Nervy Borussia Dortmund edged in to the last 16 with a 2-1 win that owed much to Roman Bürki and a victory for Barcelona. But their display begs questions of their ability to compete with the best in the knockouts.
With a few minutes of normal time remaining, a roar of joy and relief swept across the Westfalenstadion. For the twenty odd minutes before that, and after Julian Brandt had given them a 2-1 lead over eliminated Slavia Prague, Borussia Dortmund's Champions League hopes were in the balance.
That noise wasn't generated by the men in yellow and black on the field but by a 17-year-old in a Barcelona shirt almost 100 kilometers away in Milan. Ansu Fati's superb strike had just put Barcelona 2-1 up against Inter Milan, which meant that Dortmund had breathing space. The goal that the Czech side had been threatening was no longer relevant. Lucien Favre's side were all but through.
The celebrations were understandable; this was arguably the toughest group in this year's competition and Slavia are still the only side to have stopped Barca winning at the Camp Nou this season. But with second place meaning Dortmund will play Paris Saint-Germain, Manchester City, Juventus, Liverpool or Valencia, questions will eventually have to be asked about whether it makes any real difference.
On the evidence of Tuesday night, probably not. The Bundesliga side started well and could have been out of sight had Marco Reus' composure not deserted him once again. The Dortmund captain had squared for Jadon Sancho to open the scoring in the 10th minute, but couldn't put his own name on the scoresheet. The chances continued to come but not just for the home side. The Czech First League leaders forced Roman Bürki in to a brilliant, one-handed grasping save from a grounded position before Tomas Soucek burst on to a knockdown from a cross to beat Dortmund's static centerbacks to the ball and fire home.
After the break, Dortmund started once again to demonstrate the attacking qualities which are rarely in doubt, with Julian Brandt collecting an intelligent and measured Sancho through ball to lash in at the front post just after the hour mark. With Inter level at that point, BVB were heading through to the last 16, a stage they've only been past once since 2014, when Jürgen Klopp was at the helm.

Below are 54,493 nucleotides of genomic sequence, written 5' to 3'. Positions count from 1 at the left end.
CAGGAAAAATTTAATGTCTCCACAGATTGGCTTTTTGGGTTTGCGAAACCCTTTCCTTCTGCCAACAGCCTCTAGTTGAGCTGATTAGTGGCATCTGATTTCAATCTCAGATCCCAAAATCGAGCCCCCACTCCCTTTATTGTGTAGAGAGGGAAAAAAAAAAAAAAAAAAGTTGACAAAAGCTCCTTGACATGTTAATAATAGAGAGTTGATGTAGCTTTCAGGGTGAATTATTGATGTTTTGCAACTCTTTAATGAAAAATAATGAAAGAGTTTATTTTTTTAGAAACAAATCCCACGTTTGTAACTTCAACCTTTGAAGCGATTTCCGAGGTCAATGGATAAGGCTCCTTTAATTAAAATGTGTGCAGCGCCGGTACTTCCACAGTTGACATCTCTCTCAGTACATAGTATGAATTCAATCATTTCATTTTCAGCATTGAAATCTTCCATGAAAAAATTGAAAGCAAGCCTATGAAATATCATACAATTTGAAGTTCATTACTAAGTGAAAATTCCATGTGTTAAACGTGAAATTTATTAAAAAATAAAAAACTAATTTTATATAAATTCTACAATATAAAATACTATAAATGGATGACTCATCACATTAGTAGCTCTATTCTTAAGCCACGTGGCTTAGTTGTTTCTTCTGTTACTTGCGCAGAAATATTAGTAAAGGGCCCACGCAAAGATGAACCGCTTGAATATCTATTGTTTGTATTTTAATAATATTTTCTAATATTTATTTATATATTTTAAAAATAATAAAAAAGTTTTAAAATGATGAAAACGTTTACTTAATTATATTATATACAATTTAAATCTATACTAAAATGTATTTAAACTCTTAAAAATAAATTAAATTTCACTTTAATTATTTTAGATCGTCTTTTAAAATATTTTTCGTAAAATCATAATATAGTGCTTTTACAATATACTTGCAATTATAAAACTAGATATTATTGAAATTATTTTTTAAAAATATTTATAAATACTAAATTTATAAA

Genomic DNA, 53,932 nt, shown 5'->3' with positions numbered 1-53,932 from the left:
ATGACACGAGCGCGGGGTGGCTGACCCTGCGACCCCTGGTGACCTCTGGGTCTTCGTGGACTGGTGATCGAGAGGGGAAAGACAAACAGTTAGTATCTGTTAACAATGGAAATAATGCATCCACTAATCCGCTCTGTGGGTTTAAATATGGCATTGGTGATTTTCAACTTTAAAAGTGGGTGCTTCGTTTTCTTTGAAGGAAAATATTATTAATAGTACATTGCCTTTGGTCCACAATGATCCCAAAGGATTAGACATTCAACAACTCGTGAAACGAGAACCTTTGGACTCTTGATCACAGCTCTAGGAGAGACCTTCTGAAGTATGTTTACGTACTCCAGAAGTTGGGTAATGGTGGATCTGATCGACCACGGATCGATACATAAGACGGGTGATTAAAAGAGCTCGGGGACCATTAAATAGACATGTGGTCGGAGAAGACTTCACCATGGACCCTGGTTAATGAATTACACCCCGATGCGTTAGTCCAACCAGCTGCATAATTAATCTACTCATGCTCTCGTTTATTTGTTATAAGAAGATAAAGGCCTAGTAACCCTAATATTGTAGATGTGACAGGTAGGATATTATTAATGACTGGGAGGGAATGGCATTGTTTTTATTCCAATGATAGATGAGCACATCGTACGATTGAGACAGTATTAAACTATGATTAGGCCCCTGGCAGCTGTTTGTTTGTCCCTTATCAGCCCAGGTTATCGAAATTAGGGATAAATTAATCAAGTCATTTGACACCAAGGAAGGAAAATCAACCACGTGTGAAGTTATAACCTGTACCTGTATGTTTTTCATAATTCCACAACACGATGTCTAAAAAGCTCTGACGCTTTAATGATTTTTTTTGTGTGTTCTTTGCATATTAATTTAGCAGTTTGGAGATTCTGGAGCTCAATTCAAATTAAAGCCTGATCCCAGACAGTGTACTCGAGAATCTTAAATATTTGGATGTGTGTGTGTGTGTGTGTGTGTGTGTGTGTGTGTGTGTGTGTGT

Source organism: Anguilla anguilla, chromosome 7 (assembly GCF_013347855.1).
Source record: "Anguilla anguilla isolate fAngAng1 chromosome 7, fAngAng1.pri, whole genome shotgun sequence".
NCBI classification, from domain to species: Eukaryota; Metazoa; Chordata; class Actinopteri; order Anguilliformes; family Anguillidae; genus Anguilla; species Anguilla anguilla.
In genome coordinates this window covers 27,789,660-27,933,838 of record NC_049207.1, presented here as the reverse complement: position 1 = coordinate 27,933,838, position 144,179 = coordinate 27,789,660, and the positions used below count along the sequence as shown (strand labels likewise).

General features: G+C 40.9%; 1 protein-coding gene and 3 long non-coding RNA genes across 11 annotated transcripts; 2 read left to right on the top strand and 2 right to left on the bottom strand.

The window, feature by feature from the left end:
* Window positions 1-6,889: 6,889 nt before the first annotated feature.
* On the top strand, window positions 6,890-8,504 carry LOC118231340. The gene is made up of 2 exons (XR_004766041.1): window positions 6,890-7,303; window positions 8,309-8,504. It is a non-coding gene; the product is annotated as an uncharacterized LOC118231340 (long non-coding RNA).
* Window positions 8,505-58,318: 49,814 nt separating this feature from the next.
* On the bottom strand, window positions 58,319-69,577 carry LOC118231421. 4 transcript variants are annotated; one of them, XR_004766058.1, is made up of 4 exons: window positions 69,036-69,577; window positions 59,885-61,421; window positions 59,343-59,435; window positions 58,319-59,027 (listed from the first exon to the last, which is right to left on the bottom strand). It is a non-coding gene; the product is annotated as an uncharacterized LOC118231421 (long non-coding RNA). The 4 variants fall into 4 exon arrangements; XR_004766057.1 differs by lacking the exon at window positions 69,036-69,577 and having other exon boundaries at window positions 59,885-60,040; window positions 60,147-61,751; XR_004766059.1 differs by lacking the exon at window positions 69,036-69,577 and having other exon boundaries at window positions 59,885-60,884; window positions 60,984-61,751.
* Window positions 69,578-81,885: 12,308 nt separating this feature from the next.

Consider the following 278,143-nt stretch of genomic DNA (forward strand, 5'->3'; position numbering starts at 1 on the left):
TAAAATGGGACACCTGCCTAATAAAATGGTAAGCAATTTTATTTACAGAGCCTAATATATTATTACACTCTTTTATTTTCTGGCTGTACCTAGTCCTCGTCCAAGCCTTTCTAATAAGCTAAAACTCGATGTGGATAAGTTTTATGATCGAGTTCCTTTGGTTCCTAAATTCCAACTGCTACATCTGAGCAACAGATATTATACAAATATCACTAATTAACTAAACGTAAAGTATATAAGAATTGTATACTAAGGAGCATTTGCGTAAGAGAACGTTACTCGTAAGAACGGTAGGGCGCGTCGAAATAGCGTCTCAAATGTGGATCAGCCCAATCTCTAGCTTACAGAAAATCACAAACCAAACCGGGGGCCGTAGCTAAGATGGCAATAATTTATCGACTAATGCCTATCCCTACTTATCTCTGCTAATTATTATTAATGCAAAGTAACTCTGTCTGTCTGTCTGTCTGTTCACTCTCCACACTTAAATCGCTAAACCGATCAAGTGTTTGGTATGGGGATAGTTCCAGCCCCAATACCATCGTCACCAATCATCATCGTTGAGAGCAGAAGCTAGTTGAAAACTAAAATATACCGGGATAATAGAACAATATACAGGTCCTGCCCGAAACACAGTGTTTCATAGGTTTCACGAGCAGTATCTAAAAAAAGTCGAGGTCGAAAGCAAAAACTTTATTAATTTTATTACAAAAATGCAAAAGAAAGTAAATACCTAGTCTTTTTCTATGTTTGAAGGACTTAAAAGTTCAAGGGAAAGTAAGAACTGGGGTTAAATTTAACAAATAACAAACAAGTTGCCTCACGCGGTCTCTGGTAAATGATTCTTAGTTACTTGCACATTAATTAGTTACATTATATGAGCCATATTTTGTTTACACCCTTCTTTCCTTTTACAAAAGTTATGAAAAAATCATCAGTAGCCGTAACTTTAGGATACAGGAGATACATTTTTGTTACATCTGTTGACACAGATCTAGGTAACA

Then came the sort of defensive jitters that are fast becoming part of the club's identity. Bürki made three more smart stops while Prague contrived to miss a set-piece chance from inches out. "Roman made five, six, seven world-class saves today," Mats Hummels told DAZN afterwards. Suddenly every ball in to the box was causing panic while, at the other end, Sancho and Thorgan Hazard both passed up chances to take some pressure off their creaking backline.
Fati's strike in the San Siro did the job for them, but this was not a Dortmund display that will strike much fear in to any of their potential opponents.
Julian Weigl's late sending off after two bookings in 11 minutes was one of a number of nervy signs from a team who have struggled to consistently win comfortably. There seems no easy fix either. Mats Hummels, after a strong start, is starting to validate Joachim Löw and Bayern Munich's theory of decline, Manuel Akanji has regressed, Nico Schulz looks lost after his move from Hoffenheim and Achraf Hakimi is always more comfortable on the front foot.
But there are also structural and tactical issues that Favre and the board haven't quite solved. Did Dortmund really need both Hazard and Brandt? What's the plan to protect the back four when Axel Witsel, injured until at least the new year, isn't there? Can Weigl do the defensive dirty work well enough? Can Thomas Delaney find form again?
In European terms, Favre has a little while, and the club have a transfer window, to come up with a more convincing set of answers before the knockout ties in February. Get past one of those teams and the celebrations will truly be earnt.